There is more information on moon phases here and here.

It's funny how something so common to all of us can look so different.  It inspired me to do some research.

Sunday, May 5, 2024

A Piece of Scotland in the Heart of London

 

On one of my walks around London, I was intrigued by this grand looking building and decided to take a closer look.  I found that it is a very elegant hotel.

I walked through an open entrance to discover a large courtyard and this ancient looking stone wall.  For a moment I thought it was an ancient structure being preserved but I learned that it was a temporary installation promoting The Macallan, a single malt whiskey made in Scotland and known around the globe.  The stone walls surrounded a Macallan Amber Meadow.  The stone is called Angus Sandstone, a material used around the world.




The temporary meadow was full of trees and ferns and lots of beautiful Scottish heather.  

It was a tiny bit of Scotland hidden in the heart of London.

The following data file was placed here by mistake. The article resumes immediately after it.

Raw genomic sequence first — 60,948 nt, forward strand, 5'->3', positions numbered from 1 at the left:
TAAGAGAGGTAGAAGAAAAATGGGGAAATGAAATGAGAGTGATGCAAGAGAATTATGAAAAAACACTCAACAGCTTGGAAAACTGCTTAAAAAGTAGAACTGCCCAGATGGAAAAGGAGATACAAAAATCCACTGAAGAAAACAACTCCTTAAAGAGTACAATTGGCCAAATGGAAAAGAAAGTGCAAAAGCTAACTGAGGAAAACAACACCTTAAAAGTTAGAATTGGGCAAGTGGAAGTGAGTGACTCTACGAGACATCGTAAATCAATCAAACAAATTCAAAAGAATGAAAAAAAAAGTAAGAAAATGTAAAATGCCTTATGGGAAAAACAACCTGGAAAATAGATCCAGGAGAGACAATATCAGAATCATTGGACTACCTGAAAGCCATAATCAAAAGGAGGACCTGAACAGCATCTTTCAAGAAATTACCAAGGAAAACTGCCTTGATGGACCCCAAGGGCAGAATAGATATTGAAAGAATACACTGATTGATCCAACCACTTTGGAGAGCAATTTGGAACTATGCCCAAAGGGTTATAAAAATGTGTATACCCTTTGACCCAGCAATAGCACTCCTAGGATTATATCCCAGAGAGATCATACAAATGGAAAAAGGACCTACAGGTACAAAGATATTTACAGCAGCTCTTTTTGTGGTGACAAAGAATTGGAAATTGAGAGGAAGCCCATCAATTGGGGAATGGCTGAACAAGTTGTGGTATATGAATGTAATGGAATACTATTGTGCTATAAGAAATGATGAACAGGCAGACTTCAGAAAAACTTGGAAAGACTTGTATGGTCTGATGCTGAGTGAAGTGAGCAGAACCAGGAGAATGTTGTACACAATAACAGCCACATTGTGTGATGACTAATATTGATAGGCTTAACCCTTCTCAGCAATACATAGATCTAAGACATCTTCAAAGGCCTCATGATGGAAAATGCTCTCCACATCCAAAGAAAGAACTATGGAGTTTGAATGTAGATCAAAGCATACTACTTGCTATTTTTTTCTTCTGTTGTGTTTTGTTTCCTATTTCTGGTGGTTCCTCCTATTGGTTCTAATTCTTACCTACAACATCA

Sunday, April 28, 2024

Gilt of Cain

 


This is another public art sculpture located in the City of London on Fenchurch Street.  The artists are Michael Vsocchi and Lemn Sissay.  

It consists of 17 carved granite columns around a granite podium inscribed with words from the poem "Gilt of Cain" by Lemn Sissay.  

The sculpture stands on a spot that was once the churchyard for St. Mary Woolnoth Church and is where William Wilberforce, the abolitionist listened to the sermons of the Rev. John Newton.  Newton was a slave trader turned anti-slavery preacher.  He and Wilberforce worked together to end slavery in the United Kingdom.  

You can find more about the sculpture here.

Sunday, April 21, 2024

The Fourth Plinth

 


The Fourth Plinth refers to one of plinths (or platforms) at Trafalgar Square in London.  The plinths are positioned on all four corners of the square and three of them have contained statues for many years.  The plinth in the northwest corner has remained empty for over 150 years.